IPL2 is a tool which can aid you in searching the “invisible web”.
IPL2 (IPL stands for Internet Public Library) was formed in January 2010 by merging the collections of IPL and LII (Librarian’s Internet Index) websites. The site is hosted by Drexel University’s College of Information Science & Technology, and a consortium of colleges and universities with programs in information science are involved in developing and maintaining the IPL2.
IPL2 is a public service organization and a learning/teaching environment. To date, thousands of students and volunteer library and information science professionals have been involved in answering reference questions for our Ask an IPL2 Librarian service and in designing, building, creating and maintaining the IPL2’s collections. It is through the efforts of these students and volunteers that the IPL2 continues to thrive to this day.
IPL2 has the following sections:
Typing in hindi will not be a problem if you know hindi typing and have the necessary software installed. But if you are not trained in hindi typing and are not familiar with a hindi keyboard, you can still type in hindi using some online tools. And you don’t have to use a hindi keyboard for this, because it is simple transliteration. That is, you type in English (use the English letters to spell hindi words), and the online tool does the rest.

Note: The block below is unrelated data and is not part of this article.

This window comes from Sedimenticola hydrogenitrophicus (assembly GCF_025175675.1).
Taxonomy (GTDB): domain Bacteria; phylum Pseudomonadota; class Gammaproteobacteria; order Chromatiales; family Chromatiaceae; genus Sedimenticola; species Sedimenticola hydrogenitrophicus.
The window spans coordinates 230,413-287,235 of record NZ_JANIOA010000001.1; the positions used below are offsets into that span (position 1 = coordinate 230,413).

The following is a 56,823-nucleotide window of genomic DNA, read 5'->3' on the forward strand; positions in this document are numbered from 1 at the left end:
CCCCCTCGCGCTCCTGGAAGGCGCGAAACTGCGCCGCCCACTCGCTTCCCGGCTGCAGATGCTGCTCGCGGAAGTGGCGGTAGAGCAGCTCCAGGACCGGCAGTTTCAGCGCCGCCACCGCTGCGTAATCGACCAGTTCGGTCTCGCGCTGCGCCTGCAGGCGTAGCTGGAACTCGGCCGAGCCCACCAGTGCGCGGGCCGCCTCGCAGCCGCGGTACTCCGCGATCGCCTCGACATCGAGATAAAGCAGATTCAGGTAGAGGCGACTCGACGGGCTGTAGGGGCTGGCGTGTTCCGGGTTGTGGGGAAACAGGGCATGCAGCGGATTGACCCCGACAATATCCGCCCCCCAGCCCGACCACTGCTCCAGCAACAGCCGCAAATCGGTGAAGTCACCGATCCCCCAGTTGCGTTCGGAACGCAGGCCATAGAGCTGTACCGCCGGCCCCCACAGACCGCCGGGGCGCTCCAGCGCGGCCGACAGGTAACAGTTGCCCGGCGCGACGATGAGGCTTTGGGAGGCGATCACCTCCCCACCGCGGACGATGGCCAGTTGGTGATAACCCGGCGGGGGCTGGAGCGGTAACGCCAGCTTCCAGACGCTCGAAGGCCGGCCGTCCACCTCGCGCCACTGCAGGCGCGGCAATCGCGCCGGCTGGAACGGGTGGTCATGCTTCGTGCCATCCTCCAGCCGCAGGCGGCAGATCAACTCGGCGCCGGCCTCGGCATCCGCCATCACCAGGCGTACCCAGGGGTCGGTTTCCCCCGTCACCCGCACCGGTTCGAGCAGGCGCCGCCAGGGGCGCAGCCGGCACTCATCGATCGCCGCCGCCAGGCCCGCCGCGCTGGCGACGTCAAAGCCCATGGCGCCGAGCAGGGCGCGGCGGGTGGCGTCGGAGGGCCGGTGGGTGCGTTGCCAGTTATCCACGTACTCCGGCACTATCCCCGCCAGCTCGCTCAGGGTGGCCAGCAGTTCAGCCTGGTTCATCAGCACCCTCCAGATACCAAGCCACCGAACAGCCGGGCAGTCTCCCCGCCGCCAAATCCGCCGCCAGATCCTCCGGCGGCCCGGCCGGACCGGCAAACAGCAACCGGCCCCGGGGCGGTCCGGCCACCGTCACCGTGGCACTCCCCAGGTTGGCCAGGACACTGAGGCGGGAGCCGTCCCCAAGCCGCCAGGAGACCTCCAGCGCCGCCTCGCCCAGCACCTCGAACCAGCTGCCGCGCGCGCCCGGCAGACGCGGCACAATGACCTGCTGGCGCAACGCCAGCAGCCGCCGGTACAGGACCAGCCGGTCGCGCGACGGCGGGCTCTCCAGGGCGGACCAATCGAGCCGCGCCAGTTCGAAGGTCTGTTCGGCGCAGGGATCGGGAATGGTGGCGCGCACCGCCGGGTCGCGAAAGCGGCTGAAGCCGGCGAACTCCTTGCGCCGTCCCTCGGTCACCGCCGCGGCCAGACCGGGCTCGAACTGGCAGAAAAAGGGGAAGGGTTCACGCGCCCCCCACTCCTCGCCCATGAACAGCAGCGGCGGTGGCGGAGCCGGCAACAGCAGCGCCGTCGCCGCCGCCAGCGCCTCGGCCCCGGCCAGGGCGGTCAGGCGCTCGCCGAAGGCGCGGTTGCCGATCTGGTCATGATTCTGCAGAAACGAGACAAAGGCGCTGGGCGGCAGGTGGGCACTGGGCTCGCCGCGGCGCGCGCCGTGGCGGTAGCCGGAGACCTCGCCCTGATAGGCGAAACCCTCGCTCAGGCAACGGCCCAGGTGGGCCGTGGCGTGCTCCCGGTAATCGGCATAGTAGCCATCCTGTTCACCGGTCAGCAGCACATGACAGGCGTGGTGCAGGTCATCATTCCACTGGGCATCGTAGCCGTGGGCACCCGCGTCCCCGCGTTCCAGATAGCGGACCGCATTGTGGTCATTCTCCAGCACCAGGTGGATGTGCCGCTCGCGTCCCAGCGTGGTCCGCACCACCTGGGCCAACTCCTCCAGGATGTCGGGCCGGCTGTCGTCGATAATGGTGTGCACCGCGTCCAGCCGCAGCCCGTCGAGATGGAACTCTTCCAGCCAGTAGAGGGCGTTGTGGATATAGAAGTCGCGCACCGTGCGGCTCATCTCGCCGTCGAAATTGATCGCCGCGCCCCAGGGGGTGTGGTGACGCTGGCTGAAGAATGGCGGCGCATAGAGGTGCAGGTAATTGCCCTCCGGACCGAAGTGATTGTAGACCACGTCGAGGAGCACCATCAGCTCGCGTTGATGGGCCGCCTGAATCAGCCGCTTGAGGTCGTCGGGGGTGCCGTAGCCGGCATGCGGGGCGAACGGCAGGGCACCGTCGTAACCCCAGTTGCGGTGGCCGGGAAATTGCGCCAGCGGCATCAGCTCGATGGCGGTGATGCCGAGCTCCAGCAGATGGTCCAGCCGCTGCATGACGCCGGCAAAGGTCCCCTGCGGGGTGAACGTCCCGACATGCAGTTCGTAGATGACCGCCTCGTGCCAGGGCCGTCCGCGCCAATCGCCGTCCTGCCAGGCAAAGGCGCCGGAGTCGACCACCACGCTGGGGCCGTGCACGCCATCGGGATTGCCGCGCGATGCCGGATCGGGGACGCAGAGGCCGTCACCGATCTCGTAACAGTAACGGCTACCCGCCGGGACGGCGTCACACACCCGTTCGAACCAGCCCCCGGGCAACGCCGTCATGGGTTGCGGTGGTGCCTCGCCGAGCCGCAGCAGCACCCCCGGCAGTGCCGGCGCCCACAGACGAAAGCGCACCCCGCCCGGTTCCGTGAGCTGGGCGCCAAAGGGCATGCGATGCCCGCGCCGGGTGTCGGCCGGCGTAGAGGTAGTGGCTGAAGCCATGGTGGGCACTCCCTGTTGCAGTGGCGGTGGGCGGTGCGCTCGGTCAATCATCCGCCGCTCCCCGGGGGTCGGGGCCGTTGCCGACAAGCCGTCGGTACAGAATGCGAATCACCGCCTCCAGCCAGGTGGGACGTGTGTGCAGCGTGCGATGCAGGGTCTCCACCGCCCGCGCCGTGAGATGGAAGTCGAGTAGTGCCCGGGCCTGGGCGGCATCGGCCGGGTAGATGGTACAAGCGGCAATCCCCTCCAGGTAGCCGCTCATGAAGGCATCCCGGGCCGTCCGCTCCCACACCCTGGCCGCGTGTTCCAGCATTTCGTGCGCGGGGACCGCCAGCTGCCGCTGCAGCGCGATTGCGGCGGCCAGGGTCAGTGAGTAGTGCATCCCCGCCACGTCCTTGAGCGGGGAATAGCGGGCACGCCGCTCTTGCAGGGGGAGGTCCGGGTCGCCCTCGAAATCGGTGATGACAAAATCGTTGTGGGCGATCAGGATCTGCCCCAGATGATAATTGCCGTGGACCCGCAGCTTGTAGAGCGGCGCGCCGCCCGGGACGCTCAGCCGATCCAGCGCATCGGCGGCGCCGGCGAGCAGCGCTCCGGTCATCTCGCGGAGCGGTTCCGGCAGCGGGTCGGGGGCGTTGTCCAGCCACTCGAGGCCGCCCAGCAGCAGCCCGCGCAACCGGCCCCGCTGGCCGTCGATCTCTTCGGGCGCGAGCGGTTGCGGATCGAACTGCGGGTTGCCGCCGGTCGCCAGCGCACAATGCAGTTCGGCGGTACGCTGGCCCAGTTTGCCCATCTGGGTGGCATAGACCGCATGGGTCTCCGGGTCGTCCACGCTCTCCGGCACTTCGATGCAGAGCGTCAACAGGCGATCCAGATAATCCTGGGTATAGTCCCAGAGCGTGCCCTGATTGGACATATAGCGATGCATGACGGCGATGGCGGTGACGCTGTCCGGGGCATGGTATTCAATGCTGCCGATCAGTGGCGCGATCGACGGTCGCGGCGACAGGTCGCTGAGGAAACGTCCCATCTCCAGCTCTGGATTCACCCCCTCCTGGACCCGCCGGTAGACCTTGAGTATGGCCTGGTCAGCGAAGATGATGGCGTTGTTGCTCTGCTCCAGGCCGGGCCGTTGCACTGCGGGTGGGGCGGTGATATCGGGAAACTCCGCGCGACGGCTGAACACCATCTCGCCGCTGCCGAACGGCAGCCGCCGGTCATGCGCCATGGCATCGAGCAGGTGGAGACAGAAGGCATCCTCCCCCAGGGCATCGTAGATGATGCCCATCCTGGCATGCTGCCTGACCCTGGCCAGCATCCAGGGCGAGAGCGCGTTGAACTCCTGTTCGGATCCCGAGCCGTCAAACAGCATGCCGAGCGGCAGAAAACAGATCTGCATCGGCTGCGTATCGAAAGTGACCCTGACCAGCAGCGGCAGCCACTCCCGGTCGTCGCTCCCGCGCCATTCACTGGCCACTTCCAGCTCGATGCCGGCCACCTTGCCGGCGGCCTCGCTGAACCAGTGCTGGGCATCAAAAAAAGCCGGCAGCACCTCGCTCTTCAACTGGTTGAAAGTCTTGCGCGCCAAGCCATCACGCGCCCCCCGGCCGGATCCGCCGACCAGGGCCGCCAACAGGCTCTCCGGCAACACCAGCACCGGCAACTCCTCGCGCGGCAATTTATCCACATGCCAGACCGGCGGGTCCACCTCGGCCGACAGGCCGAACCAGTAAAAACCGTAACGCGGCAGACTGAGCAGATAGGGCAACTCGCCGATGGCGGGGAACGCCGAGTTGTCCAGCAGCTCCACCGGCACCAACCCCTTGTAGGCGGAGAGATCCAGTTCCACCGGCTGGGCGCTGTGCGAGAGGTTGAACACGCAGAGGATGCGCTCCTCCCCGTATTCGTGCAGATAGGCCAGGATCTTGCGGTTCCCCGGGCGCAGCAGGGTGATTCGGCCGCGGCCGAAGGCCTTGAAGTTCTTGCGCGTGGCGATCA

Using these tools you can type in almost all the Indian regional languages, too.
The colour scheme of a website is of utmost importance for making it attractive and making a good first impression. Since a lot of surfing is done in a hurry, the first instant decides whether a surfer wants to stay or move away from a website. The colour scheme you choose can prove to be decisive here. Besides each colour seem to have hidden qualities to it.
With HTML color codes you can set the color of web site background, color of text, cells in tables and much more.
Using HTML color codes for web site background color:
The above code will set your webpage background colour to white.
A lot of colour codes are listed in this url: http://www.w3schools.com/html/html_colornames.asp